• Yousei Hime says:

      Nice to know you think the colorful language works in the poem. I like your analogy “grit of the earth.” Someone suggested it worked better for them out loud. I bet it does. Thanks for reading it and leaving me encouragement.

  18. catgirlslovehaiku says:

    This work is an eclectic collaboration of slang. Like the urban dictionary in poetic form.

    • Yousei Hime says:

      Hi Nekochan!
      It does have a lot of slang, right? I’m gaining more confidence in the poem as nice comments come in, but overall, I still don’t like it very much. That’s probably because I’m used to more control over the words and content. It was a fun exercise though.

  19. MadelineD says:

    This poem gave me the sense of listening in on a conversation a woman is having amongst her various selves. I like the fact that kisses run through this poem, and that it ends with one. Congratulations to you, Yousei, for making such a vibrant poem from such a tough prompt. It seems to me you picked the harder of the options they gave, too. I don’t know whether I’d be able to transliterate my own poem without ending up saying what I’d said in the first place. Powerful work. So different from your lovely haiku.

    • Yousei Hime says:

      Good catch on the internal conversations. I had the same impression when I was writing it. The “kiss” throughout the poem seemed to be one of the few things that united it. They help it, and the ending is my favorite part. I translated my poem to Japanese, so it was unlikely to look anything like my original poem. That made it more difficult than using a Romance language. I’ll probably stick with haiku mostly. 😉 Thank you for visiting and commenting. Please come by any time.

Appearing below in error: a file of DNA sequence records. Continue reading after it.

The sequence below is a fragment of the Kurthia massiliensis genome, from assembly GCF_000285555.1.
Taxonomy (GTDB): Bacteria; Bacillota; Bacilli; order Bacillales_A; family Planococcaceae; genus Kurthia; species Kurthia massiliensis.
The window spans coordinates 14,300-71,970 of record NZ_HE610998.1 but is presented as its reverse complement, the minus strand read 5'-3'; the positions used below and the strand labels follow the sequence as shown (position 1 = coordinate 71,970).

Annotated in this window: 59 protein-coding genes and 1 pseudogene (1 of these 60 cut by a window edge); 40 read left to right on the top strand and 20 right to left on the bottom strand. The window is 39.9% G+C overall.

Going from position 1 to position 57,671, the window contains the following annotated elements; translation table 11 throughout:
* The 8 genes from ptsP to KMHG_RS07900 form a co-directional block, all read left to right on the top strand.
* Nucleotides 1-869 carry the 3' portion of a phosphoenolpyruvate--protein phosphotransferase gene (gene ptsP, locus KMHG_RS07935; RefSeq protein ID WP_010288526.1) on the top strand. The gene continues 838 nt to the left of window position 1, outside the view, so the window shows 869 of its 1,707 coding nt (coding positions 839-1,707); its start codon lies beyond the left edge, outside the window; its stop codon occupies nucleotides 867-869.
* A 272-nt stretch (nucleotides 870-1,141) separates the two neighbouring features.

20. Tacy says:

    Sometimes, in writing, profanity just fits the mold. This is one of those times! Usually I am not a big fan of cussing, especially in literature, but this really does complete the poem. I imagine two men, having a conversation. Don’t worry, you’re not being rude to anyone. That’s when cussing bothers me, when people cuss AT people. I hear a lot of that stuff every day at school. It’s a shame that kids cuss. It’s tacky when eleven year olds cuss, it really is. But you know, you’re writing about adults. So, you know. It’s just part of the poem.

    Other than that, i love this poem! You really are a natural writer. Rock on!

  21. Amity says:

    HI Yousei;

    I could see some chaos in your poem, and the poem itself seems to be written in chaos and yeah, I smiled, I laughed on some or most lines.

    And what type is it? Quite an invention dear!


  22. brian miller says:

    love the energy in this piece. it is non-stop. i like it.

  23. kseverny says:

    what profanity?.
    Thats called everyday language.
    imagine how many times i swear in a busy service at work.
    but you did right to warn.
    As some people wont appreciate it.
    As for the poem.
    i loved it.
    And bedlam is so fitting

    • Yousei Hime says:

      So glad you liked it. Every new comment makes me feel a bit better about the poem. I really appreciate your visit and encouragement. Here’s to clouds in the bomb’s smoke.

  24. lesliepaints says:

    O’kay. I think I understand how you did this. I don’t think the purpose was to come up with a clear picture of what it was about. But, crazy as I am, I am getting a conversation out of this. I read it aloud four times. It sounds like a conversation. I’m getting a street lingo out of it like how I imagine people talk when they come from another country and mingle their language with ours. I like it. I like it alot.

    • Yousei Hime says:

      Hi Leslie,
      I so agree with you. It felt like conversation to me too. I bet it works better out loud than in my head. I like the slang. It was such a crazy mix, I had to title it, in part, Bedlam. 😀 I’m really glad you like it.

  25. Dick says:

    The poem has a fierce energy and very much its own voice. Sound is such an important element in verse and sometimes ‘good sound’ renders meaning the lesser priority.

    I’m a little taken aback at the squeamishness expressed about profanity. We’re poets, for crying out loud. The world and its ways, sacred and profane, constitute our territory and its words are our currency. Is a painter going to decide against the use of black on a canvas because of its associations with death?

    • Yousei Hime says:

      Thank you so much for your visit and encouraging comment. It is a relief to know so many people feel this poem works on some levels. It definitely has energy. That I always felt.